Jules and his team were back on the road, the off-roaders ahead of them by several hundred yards, as they went up and down the hills, watching for more enemy fighters. “No more cover nearby, no?”
“Garrett said that last place was the worst,” Shelly said. “Heard him tell Sid.”
“I heard it too, little lady,” Tex said.
Ted was watching out his window. “Way to early to be relaxing, man.”
Jules chuckled. “Who say relax?”
“They’re slowing down at the next ridge,” Tex said.
“Some of the off-roaders already clear top, go past,” Jules said.
Ted nodded. “I’ll bet the ruined trucks are past this ridge.”
“Hope so, partner.”
Most of the off-roaders stopped just shy of the ridge too, waiting, listening to the engine snarl of the few who kept going.
Jules parked behind Sam and Erica’s Jeep, and everybody got out, heading to the ridge in a crouch.
“Problem?” Jules asked.
Garrett looked back at them. “The trucks are there, and there’s a slight amount of ridge cover to the left.”
“Risky to put off-roaders out there, no?”
“They’re somewhat shielded,” Sam said. “More so than our Jeeps, at least.”
Tex’s brow furrowed. “A little Kevlar ain’t great against a sniper rifle.”
“That’s why we only sent three,” Sam said. “Nothing so far. We might have nailed everybody they sent over here.”
“Think I’ll grab my sniper rifle just in case,” Yvonne said, reaching into the back of the Jeep. She took it to the ridge, getting prone, flipping up the lens caps.
Tex looked over the ridge at the cover. “Hell, partner, that’s not much cover at all.”
“Better safe than sorry,” Ted said, his binoculars in front of his eyes. “We need to check the trucks for booby traps.”
“You said a mouthful there,” Sid said, looking through his binoculars. “We need to check for tracks around those trucks. We might have something to follow.”
The three off-roaders approached the wreckage, slowing down to a crawl. One of them blew up.
“Dammit!” Jules said. “Tell them to pull back.”
“They know, partner,” Tex said, watching as the other two vehicles turned around.
“Land mine,” Sam said. “So much for looking at tracks.”
“What now?” Shelly asked.
“Maybe we should hit the area around those trucks with a few mortar rounds,” Garrett said.
Yvonne fired her rifle, startling everybody, and the ground exploded about ten yards from the broken off-roader. “They didn’t hide that one very well. Saw it through my scope. Start looking at the ground with those binoculars.”
“These aren’t as strong as that rifle scope,” Sid said.
Sam stared down there. “Wish we had an M107.”
“Ji-Ho has one,” Sid said, “but it’s in his rig.”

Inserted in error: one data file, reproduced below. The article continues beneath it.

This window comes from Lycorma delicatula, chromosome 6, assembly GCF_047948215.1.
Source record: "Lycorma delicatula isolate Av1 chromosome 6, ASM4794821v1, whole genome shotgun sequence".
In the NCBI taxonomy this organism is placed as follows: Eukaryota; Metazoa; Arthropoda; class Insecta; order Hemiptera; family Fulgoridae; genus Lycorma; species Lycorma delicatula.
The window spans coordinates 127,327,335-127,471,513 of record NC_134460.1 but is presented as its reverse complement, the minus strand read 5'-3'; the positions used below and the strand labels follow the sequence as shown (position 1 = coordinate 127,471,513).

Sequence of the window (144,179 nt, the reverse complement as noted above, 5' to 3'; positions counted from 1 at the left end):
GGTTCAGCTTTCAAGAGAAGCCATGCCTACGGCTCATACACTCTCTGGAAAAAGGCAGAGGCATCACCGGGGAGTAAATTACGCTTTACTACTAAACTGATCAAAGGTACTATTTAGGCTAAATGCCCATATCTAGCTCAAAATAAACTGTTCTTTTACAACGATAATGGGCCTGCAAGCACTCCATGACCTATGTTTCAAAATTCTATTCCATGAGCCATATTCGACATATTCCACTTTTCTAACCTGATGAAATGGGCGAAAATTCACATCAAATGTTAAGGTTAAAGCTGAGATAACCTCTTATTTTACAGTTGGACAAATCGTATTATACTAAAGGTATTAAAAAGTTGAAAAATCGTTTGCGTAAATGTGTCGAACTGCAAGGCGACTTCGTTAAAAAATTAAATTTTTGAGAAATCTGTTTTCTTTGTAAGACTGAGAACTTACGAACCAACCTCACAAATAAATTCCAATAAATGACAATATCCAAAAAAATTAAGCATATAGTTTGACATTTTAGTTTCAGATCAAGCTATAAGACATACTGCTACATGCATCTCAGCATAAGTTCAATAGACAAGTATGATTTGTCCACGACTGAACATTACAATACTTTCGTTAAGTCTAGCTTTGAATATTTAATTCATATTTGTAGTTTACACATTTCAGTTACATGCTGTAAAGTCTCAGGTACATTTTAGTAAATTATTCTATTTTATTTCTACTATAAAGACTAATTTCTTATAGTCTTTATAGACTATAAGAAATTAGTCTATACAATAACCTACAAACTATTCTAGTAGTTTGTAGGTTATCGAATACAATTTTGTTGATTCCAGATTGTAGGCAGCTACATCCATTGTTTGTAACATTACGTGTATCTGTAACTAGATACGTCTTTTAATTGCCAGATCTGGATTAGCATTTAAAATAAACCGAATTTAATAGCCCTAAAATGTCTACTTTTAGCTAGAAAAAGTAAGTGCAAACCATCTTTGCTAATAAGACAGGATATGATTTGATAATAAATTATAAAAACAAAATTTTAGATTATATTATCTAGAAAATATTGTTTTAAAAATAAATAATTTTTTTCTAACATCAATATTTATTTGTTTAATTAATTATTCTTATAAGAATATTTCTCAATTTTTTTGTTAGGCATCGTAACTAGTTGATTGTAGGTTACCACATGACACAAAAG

“I need to move over that direction,” Yvonne said, pointing to the right. “Dirt looks disturbed in a spot over there.”
“Stay below the ridge,” Ted said. She nodded and moved over, getting into prone position again, looking through the rifle scope.
She put her finger near the trigger. “I think that’s one. Let’s see.” She fired, and the ground blew up, the concussion setting off another one a few feet away.
“Hell, they have a bunch of those damn things there,” Garrett said.
Sam stared through his binoculars. “The dirt is loose in several spots, which might be mines. I think we need to short-circuit this.”
Jules eyed him. “What, take chance? Pretty risky, no?”
Sam put down the binoculars and looked at him. “No, I think we ought to drive around the wreckage and find the tracks. No need to look inside the trucks. Hell, they’ll probably be booby trapped anyway.”
“Oh, I get. Yes, we should.”
“What’s wrong with hitting the area with mortars?” Ted asked. “We already know there will be tracks out of here. The folks who were in those trucks didn’t set the mines. We know somebody came by afterwards. Might have been those creeps that we blasted earlier.”
“I got an idea,” Garrett said, rushing over to the Jeep. He came back with his plains rifle. “If those busted trucks are booby trapped, maybe a few rounds with this .50 cal will set it off.”
Jules chuckled, shaking his head. “We need to get upwind of that, no?”
Garrett laughed as he loaded the large cartridge and aimed. He fired, the blast and smoke filling the air. “Damn, this thing kicks like a mule.”
“Didn’t work, partner,” Tex said. “That’s a beauty, though.”
“Want to give it a try?”
Tex chuckled. “Sure, why not?”
Garrett loaded another massive cartridge and handed the big weapon to Tex, who aimed and fired, the recoil taking him back a step.
“Holy crap,” he said, handing the gun back to Garrett and rubbing his shoulder.
“People used to fire these things all day long,” Garrett said. “Buffalo hunters.”
“Don’t get me started on that,” Sid cracked, raising a laugh from his friends.
“You got a point there, I guess,” Garrett said, reloading the gun. He fired again, and there was a massive explosion down below, pieces of truck flying high in the air. The off-roaders rode away as fast as they could as debris landed all over the valley.
Erica smiled. “Bingo.”
“Wow,” Shelly said.
“How much frigging explosive did they put in that damn thing?” Ted asked.
Jules smiled. “Enough to take many of us out if we were close.”
Tex nodded. “You got that right, partner.”
“I’m glad those off-roaders didn’t get hit,” Sam said. “Think we can go down there now?”
“I’d still steer way clear of that spot,” Ted said. “Damn mines will survive a lot more than you’d expect.”
“Let’s get going,” Sid said. “I’ve got a pretty good idea where to pick up the trail.”
“How, honey?” Yvonne asked.
“Staring through the binoculars.”
Doug, Conrad, and Jorge looked down at the devastation that the artillery attack left in it’s wake, all of them on the verge of tears.
Doug’s expression was grim. “We’d better go down there and help.”
“Yeah,” Jorge said. Conrad shook his head in agreement, too shook up to say anything.
“Wait, what’s that squeaking noise?” Doug asked. They all looked at the road in, which was still clogged with cars. A tank came into view, coming over the top of the small hill, next to the road. It was followed by more. By the time the three men got next to the road it was obvious there was a very long column. Meyers was sitting on top of the first tank. It slowed to a stop, and he jumped off. Conrad could tell by his expression that he knew what had just happened.